Explorations and Reflections

on awakening the true self  in education

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  • Mick Scott

Spirit Murdered, or Spirit Obscured?

Last night I had a dream that I was walking through school with a baby. A student asked me about it and so I held the baby up and looked at him. Beautiful, curious, awake. Kicking legs and wide open eyes. And then he smiled. Even now as I remember the dream, my body warms and each of my cells smile in return. (I’m not usually all gaga for babies, but I certainly was with my own and it clicks on sometimes with others.)


There’s just no layer between a baby and it’s core awareness, its spiritual essence. It’s a pure being, a "wisp of un-differentiated nothingness."All of us still have that fundamental level of awareness. Actually, all of us are that fundamental level of awareness - we've just distracted it with thought. Babies haven't gotten around to being trained in that yet, and our love for them is actually us reawakening, even if just for a moment, to that part of ourselves.


In a professional development workshop that our faculty participated in last year at the beginning of school, the workshop presenter asserted that many of us teachers are responsible for "spirit murdering" our students. We were told that through our ignorance, intentional and unintentional discrimination, and our inherent biases, we are spirit murdering our students.


This was likely just metaphor to get us to see the intensity of our impact on students, but maybe not. Either way, I think this highlights a flaw in our approach to education, the "untruths" that we are fragile, we should reason with our emotions, and that life is a battle between good and evil.


Yes, our students’ bodies and our bodies are breakable. There are wounds, scars, and stored traumas, some diagnosed and mostly undiagnosed, that have become part of our physiological and mental lives. All of us, and some more than others. But these wounds, scars, and stored traumas can’t reach our spiritual core. They can cover it up with distracting stories and thinking, but injury can’t so much as tarnish our fundamental nature.


Our students, like us, are spiritually unbreakable. Yes, "life happens" and we add layers of obfuscation on top of our spirit. We do so because we want to survive and we think that these layers of guardedness, cynicism, resignation, and “being real” protect us from real hurt and maybe death. But these layers obscure our light, and we wonder why life gets so dark sometimes.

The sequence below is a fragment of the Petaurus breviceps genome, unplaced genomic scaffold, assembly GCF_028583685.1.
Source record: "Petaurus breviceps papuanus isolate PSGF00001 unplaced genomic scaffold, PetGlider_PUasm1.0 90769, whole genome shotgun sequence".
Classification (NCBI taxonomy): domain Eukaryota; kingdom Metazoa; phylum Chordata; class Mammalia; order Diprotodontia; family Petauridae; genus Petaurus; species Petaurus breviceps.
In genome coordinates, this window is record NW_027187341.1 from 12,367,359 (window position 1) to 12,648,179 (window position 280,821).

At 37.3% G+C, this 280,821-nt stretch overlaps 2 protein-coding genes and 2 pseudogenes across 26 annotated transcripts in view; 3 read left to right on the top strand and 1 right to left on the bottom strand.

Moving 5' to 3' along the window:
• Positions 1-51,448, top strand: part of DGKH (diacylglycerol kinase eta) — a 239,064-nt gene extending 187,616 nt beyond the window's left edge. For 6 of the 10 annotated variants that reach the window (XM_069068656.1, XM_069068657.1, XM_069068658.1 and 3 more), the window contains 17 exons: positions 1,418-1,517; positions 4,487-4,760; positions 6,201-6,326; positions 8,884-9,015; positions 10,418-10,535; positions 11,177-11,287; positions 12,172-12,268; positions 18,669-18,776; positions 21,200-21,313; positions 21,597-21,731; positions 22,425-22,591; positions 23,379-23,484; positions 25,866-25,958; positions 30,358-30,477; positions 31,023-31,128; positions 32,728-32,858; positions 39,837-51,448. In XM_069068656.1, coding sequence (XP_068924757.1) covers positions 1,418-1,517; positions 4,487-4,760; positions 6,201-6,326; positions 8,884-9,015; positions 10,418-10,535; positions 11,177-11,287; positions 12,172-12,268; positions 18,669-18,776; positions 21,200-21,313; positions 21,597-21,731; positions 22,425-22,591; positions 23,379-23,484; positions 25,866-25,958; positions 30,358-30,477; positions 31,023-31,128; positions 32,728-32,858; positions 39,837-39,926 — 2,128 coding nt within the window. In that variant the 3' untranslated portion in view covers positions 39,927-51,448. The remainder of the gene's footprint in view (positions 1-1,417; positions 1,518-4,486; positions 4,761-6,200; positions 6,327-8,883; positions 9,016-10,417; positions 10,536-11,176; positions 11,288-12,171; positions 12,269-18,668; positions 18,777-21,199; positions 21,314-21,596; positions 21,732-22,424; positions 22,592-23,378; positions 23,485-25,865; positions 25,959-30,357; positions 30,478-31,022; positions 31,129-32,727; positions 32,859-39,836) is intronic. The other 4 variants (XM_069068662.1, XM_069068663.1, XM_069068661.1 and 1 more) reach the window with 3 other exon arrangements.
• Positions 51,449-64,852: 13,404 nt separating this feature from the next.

It’s totally fine that we do this - it’s natural and probably a good idea sometimes. The problem, though, is that we forget that we are the ones doing it. All we know is how we feel, and out of compassion, empathy, and fear we want to protect our kids and students from the same fate. So we misdiagnose their problems just like we’ve misdiagnosed our own problems.


The source of our internal challenges is not the world outside. The real source is being out of touch with our own wholeness and ability to respond no matter the circumstance - our innate response-ability to thrive creatively. And the layer of obfuscation that’s dimmed our light is only as solid as our thinking about ourselves and the outside world.


A teacher’s (and parent’s) job isn’t to avoid hurting a student’s spirit. The spirit can't be hurt. Instead, a teacher could encourage, guide, and support the thriving of students’ spirits. Imagine a world where students are guided to thrive in their fullest awareness and understanding, creativity and self-expression, and freedom to live from their own innate wisdom, clarity, and well-being.


How we do that is to model that our experience of life is much more from the inside-out than the outside-in, and to model what it is to thrive in life no matter the circumstances.


It begins with a willingness to be responsible for our experience of life.


Out of fear of hurting our students’ spirits, we’ve become afraid of nudging them toward insight for themselves, insight grounded in their whole, perfect, and unbreakable essence. It's as if out of fear of skin cancer, we’re keeping our kids from even seeing the sun.


Well, here comes the sun.


Thanks so much for reading. ❤️

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